a second deck over the first deck; the second deck having second memory cells arranged in second tiers disposed one atop another; the second deck having second inner lateral edges;
an inter-deck structure between the first and second decks; the inter-deck structure having an inter-deck material with third inner lateral edges which are laterally offset relative to the first and second inner lateral edges to leave cavities between the first and second decks; and
a pillar passing through the first and second decks and the inter-deck structure; the pillar comprising channel material, tunneling material, charge-storage material, charge-blocking material and dielectric-barrier material.

19: The integrated assembly of claim 18 wherein the inter-deck material comprises silicon dioxide.

20: The integrated assembly of 19 wherein the silicon dioxide is porous and has a dielectric constant less than 3.9.

21: The integrated assembly of claim 19 wherein the silicon dioxide is doped with one or more of carbon, boron and phosphorus.

22: The integrated assembly of 18 wherein at least one of the materials of the pillar extends into the cavities between the first and second decks.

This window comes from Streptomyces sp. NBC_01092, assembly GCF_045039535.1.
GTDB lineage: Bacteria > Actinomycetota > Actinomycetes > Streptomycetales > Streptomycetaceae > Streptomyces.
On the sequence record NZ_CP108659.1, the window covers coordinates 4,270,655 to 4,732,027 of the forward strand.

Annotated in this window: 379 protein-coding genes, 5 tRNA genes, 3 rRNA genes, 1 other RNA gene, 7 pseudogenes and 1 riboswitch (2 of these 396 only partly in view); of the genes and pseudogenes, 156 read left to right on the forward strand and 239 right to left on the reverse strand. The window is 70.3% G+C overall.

23: The integrated assembly of 18 wherein the inter-deck material is a first inter-deck material and is over a second inter-deck material of the inter-deck structure; and wherein the second inter-deck material has fourth inner lateral edges which are not substantially laterally offset relative to the first and second inner lateral edges.

24: The integrated assembly of claim 18 wherein the first inter-deck material comprises silicon dioxide, and wherein the second inter-deck material comprises aluminum oxide.

25: The integrated assembly of claim 24 wherein the silicon dioxide has a dielectric constant of less than 3.9.

26: An integrated assembly, comprising:

a first deck having first memory cells arranged in first tiers disposed one atop another; the first memory cells having first control gate regions comprising a first conductive material vertically between horizontally-extending bars of a second conductive material, with the second conductive material being compositionally different from the first conductive material; the first control gate regions having first terminal edges which comprise both the first conductive material and the second conductive material;
an inter-deck structure over the first deck;